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PostPosted: 18 Jun 2017, 23:06 
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Brett Clarke wrote:
big d wrote:
https://youtu.be/afH7RzM49Gg
16.20 great point but no reaction from my opponent


I think he just didn't notice???


He was busy visualizing his block landing on the fh corner.


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PostPosted: 18 Jun 2017, 23:54 
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His opponent doesn't get impressed by hand switching and has seen big d miss it enough not to get wowed when he makes it.

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PostPosted: 19 Jun 2017, 09:42 
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BRS wrote:
Brett Clarke wrote:
big d wrote:
https://youtu.be/afH7RzM49Gg
16.20 great point but no reaction from my opponent


I think he just didn't notice???


He was busy visualizing his block landing on the fh corner.


That's why he didn't throw his racket after losing the point

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PostPosted: 19 Jun 2017, 09:44 
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LTT70 and DTT5 are available on ttEDGE.com

DTT5 is a drill I use all day with learning adults and juniors.

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PostPosted: 19 Jun 2017, 13:15 
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Brett Clarke wrote:
LTT70 and DTT5 are available on ttEDGE.com

DTT5 is a drill I use all day with learning adults and juniors.


Banana fade drives me bananas. I never thought it was a feasible shot.


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PostPosted: 19 Jun 2017, 16:19 
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NextLevel wrote:
Brett Clarke wrote:
NextLevel wrote:
Please be sure to discuss pushing dead as I lack the skill to push flat and I wish I could do both to be more deceptive.


Sorry, I can't push dead and I don't really want to learn myself. When I've played against CNT guys, I don't remember them pushing dead either. I only remember needing an very large shovel to lift their pushes.

I understand that you feel it's a good variation, but I just don't feel the same. There's some deeper topics about short pushing when backside suddenly turns into topside, however it's an advanced topic that's complicated to explain here or even in a video.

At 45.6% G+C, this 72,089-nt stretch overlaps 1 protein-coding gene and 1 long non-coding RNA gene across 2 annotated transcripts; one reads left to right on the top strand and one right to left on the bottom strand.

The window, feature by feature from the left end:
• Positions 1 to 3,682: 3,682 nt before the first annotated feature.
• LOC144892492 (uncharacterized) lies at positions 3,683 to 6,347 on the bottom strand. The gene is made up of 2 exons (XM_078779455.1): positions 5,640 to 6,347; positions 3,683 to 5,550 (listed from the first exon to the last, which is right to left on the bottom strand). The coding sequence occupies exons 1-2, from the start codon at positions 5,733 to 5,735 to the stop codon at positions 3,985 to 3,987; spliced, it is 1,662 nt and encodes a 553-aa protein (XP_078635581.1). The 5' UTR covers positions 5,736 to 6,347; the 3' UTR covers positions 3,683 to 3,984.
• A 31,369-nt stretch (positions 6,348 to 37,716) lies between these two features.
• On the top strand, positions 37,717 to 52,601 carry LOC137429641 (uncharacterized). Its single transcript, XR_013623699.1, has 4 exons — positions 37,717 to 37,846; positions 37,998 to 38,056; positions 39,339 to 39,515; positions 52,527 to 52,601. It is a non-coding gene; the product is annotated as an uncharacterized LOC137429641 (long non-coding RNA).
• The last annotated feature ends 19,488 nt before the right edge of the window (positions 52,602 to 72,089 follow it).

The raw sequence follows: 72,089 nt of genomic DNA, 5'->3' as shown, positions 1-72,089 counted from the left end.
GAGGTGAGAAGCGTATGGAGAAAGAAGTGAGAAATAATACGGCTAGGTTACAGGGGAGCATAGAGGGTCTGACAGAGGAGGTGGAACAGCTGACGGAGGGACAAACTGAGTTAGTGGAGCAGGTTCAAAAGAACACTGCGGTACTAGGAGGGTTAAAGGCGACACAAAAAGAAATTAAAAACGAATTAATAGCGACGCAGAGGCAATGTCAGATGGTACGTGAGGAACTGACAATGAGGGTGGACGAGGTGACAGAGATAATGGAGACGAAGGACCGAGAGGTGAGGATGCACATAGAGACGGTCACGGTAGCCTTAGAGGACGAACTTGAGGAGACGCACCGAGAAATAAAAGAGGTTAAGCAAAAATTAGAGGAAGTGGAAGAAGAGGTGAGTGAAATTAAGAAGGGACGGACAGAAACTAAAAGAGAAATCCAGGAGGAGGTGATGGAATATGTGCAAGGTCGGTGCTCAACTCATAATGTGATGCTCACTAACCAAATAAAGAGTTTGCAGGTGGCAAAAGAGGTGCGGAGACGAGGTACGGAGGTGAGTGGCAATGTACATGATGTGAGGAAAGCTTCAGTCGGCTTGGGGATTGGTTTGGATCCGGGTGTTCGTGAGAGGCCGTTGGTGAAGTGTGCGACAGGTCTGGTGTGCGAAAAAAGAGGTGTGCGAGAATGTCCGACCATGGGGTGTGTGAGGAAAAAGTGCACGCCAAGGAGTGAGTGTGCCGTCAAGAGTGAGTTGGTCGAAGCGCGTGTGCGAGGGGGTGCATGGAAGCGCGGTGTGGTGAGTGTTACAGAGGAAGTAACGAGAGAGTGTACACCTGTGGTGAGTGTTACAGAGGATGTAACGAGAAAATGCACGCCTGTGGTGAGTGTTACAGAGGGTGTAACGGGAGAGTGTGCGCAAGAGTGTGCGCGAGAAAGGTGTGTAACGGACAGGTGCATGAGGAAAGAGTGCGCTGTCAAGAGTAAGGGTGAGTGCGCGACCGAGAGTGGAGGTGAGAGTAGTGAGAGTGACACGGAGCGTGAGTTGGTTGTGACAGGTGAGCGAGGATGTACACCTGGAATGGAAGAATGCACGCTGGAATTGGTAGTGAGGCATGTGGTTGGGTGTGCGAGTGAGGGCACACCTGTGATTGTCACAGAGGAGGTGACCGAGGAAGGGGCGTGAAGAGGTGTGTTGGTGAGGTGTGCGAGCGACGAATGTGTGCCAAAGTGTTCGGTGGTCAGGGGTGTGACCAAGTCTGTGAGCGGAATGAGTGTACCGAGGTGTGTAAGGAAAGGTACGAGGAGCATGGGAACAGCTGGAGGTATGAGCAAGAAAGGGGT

Interesting. Maybe it's all unintentional, but I thought for some reason it was important to be able to vary the amount of spin on your pushes and chops. What you said makes sense.



It looks like most of Big D's pushes are what I call lifts, which are inherently low spin.

He does push heavy as well.

He seems to be letting the ball hit his rubber and lifts the head of the racket to return the ball.
The only added spin is the effect of the rubber.
He seems to be using a similar technique that I see used when a looper is resetting a choppers heavy underspin.

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PostPosted: 20 Jun 2017, 03:08 
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Brett Clarke wrote:
LTT70 and DTT5 are available on ttEDGE.com

DTT5 is a drill I use all day with learning adults and juniors.


The DTTseries has been great. Somewhere in the new learning packages I've learned that I have been swinging back too early on the backhand and losing power. Worse than that I was losing time too. Knowing I can swing later on the backhand has helped my forehand more than anything else as I can be more neutral. I know I value any .10 seconds I can get a hold of.

Still this is rather new for me and I often find myself still doing early backhand strokes.


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PostPosted: 20 Jun 2017, 03:14 
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Red Roar wrote:


It looks like most of Big D's pushes are what I call lifts, which are inherently low spin.

He does push heavy as well.

He seems to be letting the ball hit his rubber and lifts the head of the racket to return the ball.
The only added spin is the effect of the rubber.
He seems to be using a similar technique that I see used when a looper is resetting a choppers heavy underspin.